Autoantibodies in systemic lupus erythematosus: From immunopathology to therapeutic target.
Lou H., Ling GS., Cao X.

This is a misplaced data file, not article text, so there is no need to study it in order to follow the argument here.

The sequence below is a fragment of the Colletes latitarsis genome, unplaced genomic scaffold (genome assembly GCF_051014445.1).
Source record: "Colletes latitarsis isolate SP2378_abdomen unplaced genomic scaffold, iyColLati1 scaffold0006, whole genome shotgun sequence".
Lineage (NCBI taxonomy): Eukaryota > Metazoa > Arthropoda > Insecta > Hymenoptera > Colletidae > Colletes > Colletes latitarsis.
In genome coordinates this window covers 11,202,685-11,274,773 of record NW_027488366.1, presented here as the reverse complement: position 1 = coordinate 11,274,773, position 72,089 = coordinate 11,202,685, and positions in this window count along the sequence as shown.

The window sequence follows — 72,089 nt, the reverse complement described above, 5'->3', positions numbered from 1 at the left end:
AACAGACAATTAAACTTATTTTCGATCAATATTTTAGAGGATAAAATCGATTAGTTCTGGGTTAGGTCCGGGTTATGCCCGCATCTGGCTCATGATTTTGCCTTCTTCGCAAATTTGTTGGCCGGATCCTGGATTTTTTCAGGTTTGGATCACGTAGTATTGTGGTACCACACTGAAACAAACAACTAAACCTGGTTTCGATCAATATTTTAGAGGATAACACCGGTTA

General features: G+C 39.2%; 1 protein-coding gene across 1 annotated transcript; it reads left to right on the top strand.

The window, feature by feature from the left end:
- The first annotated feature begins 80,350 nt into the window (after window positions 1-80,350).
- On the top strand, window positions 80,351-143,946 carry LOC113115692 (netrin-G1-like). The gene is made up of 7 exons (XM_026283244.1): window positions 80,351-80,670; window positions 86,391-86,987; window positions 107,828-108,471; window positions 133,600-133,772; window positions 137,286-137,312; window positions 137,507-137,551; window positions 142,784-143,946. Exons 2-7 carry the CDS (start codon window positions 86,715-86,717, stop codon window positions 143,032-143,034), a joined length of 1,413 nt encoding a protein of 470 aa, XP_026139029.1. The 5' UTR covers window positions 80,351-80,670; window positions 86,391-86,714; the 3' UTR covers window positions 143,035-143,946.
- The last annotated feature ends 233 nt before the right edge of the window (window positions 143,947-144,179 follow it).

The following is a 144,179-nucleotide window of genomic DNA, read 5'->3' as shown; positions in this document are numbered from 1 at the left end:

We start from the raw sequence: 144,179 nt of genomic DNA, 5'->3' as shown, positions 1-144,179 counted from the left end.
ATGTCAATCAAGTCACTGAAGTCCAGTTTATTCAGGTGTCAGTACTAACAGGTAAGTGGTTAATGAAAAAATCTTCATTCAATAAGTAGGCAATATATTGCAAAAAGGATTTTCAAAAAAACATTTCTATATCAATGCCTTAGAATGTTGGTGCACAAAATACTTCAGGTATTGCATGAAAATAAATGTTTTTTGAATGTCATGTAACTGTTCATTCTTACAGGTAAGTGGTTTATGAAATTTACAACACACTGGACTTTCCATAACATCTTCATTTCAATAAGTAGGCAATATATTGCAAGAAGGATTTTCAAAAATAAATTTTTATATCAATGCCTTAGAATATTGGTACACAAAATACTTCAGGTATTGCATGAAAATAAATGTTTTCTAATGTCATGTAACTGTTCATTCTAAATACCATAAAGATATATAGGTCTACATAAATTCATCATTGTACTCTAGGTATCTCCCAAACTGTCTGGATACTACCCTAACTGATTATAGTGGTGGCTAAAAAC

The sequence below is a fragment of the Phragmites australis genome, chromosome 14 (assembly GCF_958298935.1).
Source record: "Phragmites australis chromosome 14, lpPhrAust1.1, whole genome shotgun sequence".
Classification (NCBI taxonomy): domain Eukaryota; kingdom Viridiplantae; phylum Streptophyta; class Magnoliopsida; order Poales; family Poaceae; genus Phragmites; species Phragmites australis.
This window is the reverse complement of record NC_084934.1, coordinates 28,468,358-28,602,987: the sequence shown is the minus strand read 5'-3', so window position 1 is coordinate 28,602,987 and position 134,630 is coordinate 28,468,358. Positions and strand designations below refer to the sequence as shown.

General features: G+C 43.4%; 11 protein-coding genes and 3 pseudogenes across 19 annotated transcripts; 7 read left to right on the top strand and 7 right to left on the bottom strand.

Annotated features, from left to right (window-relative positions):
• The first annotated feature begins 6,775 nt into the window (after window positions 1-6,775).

Systemic lupus erythematosus (SLE) is an autoimmune disease characterized by multiple organ inflammatory damage and wide spectrum of autoantibodies. The autoantibodies, especially anti-dsDNA and anti-Sm autoantibodies are highly specific to SLE, and participate in the immune complex formation and inflammatory damage on multiple end-organs such as kidney, skin, and central nervous system (CNS). However, the underlying mechanisms of autoantibody-induced tissue damage and systemic inflammation are still not fully understood. Single cell analysis of autoreactive B cells and monoclonal antibody screening from patients with active SLE has improved our understanding on the origin of autoreactive B cells and the antigen targets of the pathogenic autoantibodies. B cell depletion therapies have been widely studied in the clinics, but the development of more specific therapies against the pathogenic B cell subset and autoantibodies with improved efficacy and safety still remain a big challenge. A more comprehensive autoantibody profiling combined with functional characterization of autoantibodies in diseases development will shed new insights on the etiology and pathogenesis of SLE and guide a specific treatment to individual SLE patients.